Test ppt show ch 14 103


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  • Talk about the limitations of each criteria: page 476Show Video: Hearing Our Voices The faces behind mental illness“Abnormal”: what is it?StigmaMedication% homeless mentally illHave hard time making their voices heardDifficult to have control over their own livesMajor strain on relationshipsWRITE THESE QUESTIONS ON THE BOARD:statistical infrequency – examples in video?How is their illness causing disability or dysfunction?personal distress – examples in video?In what ways are they in violation of norms?
  • Hoarding example from page 479
  • Classifying Abnormal Behavior - The Diagnostic and Statistical Manual of Mental Disorders (DSM-IV-TR) categorizes disorders and provides detailed descriptions useful for communication among professionals. The current DSM-IV-TR is organized according to five major dimensions, called axes (NEXT SLIDE), which are guidelines for making decisions about symptoms and over 200 diagnostic categories grouped into 17 subcategories (READ EXAMPLES FROM PAGE 482).
  • More detail – page 481
  • People with anxiety disorders have persistent feelings of threat that are unreasonable and often paralyzing.
  • In generalized anxiety disorders (GAD), there is a persistent free-floating anxiety. In panic disorder, fear or discomfort arises abruptly and peaks in 10 minutes or less.
  • Phobias are exaggerated fears of specific objects or situations, such as agoraphobia, a fear of being in open spaces.In obsessive-compulsive disorder, persistent anxiety-arousing thoughts (obsessions) are relieved by ritualistic actions (compulsions) such as hand-washing.
  • Explaining Anxiety Disorders - Research on the causes of anxiety disorders have focused on cognitive processes, learning, biology, and sociocultural influences. The cognitive approach emphasizes thinking styles, such as:Hypervigilance: constantly scan the environment for dangerHypersensitivity: magnifying ordinary threats and failures and criticismSelf-preoccupation: obsessively worried about others’ evaluationsLearning theorists suggest anxiety disorders result from classical and operant conditioning, as well as modeling and imitation. Harmless spider gets paired with frightening experience (panic attacK)The biological perspective suggests:genetic pre-dispositions: monkey fears of toy snakes vs. toy rabbits (video)disrupted biochemistry & unusual brain activity : overreaction of the autonomic nervous system; even stimulation by substances like caffeineSociocultural: Increasingly fast paced lives: increased mobility (and isolation), decreased job security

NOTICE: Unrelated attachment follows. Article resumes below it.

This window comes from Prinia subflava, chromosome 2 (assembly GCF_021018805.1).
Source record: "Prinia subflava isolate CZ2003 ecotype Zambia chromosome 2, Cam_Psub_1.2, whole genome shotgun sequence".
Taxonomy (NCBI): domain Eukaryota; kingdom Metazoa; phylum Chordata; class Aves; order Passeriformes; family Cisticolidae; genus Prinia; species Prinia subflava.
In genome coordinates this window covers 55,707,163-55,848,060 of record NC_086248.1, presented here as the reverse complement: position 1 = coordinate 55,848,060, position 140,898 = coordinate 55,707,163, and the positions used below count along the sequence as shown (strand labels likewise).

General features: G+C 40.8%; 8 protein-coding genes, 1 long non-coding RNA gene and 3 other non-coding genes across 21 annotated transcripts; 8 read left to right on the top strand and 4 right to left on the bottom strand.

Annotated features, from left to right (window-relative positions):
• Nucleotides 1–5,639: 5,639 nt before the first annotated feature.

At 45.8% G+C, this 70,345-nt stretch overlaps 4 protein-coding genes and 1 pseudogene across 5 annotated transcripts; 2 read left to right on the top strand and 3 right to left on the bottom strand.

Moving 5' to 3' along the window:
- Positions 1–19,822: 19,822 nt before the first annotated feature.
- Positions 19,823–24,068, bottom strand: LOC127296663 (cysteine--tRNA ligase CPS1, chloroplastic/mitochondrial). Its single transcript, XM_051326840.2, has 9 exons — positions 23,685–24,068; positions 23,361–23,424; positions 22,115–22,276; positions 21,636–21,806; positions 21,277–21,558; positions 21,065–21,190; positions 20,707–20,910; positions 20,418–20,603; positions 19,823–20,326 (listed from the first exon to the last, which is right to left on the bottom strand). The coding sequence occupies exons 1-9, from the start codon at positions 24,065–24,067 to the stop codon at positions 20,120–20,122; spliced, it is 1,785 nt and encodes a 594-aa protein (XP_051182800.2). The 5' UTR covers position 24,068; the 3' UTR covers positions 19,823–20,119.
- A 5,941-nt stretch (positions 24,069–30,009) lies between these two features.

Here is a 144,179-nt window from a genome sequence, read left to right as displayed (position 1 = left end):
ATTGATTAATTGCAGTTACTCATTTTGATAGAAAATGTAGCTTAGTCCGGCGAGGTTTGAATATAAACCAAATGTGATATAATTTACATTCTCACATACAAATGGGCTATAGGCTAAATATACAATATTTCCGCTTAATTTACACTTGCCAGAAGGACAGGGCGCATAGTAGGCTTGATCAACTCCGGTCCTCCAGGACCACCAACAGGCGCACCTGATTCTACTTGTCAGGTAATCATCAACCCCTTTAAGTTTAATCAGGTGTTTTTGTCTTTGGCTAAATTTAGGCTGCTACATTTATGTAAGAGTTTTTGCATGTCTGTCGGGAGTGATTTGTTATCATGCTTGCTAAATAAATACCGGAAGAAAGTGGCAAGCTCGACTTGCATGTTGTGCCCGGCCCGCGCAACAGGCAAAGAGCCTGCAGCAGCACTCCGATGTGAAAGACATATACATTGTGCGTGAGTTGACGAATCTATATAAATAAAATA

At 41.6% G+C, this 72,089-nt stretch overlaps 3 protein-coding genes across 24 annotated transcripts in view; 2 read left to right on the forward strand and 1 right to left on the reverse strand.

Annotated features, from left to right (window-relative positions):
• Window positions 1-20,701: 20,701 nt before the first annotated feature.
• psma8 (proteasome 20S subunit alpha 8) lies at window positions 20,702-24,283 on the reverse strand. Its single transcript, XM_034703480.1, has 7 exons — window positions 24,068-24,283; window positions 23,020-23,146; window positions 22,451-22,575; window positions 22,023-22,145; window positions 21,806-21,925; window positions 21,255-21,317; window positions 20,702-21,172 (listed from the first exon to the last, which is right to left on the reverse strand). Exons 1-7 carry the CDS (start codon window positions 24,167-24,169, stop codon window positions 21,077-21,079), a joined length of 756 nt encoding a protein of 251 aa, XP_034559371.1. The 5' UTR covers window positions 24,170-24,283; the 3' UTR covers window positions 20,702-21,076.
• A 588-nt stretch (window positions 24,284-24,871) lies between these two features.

• Understanding Mood Disorders - Mood disorders are characterized by extreme disturbances of emotional states. The hallmark of major depressive disorder is a pervasive feeling of deep sadness which interferes with basic ability to function, feel pleasure, or maintain interest in life. Bipolar disorder is characterized by episodes similar to major depressive disorder alternating with episodes of mania in which speech and thinking are rapid, and the person may experience delusions of grandeur and engage in impulsive behaviors.(READ CRITERIA FROM DSM – USE NEXT SLIDE TO ILLUSTRATE)
  • Explaining Mood Disorders - Biological theories of mood disorders indicate areas of the left frontal cortex lobe may be involved. Other research emphasizes disruptions in neurotransmitters (especially serotonin, norepinephrine and dopamine). Antidepressants are often effective in relieving major depression. Bipolar disorders are generally treated with lithium carbonate. Recent research has also implicated certain brain areas that may trigger episodes of mood disorder. There is also evidence for a genetic predisposition for both major depression and bipolar disorder. The evolutionary perspective suggests moderate depression may be an adaptive response to a loss. Psychoanalytic theories of mood disorders emphasize anger and loss, humanistic theories focus on poor self-concept, and learning theory suggest theories, such as, learned helplessness. Learned helplessness theory suggests that depression results from repeated failures at attempted escape from the source of stress. (ATTRIBUTIONS HANDOUT)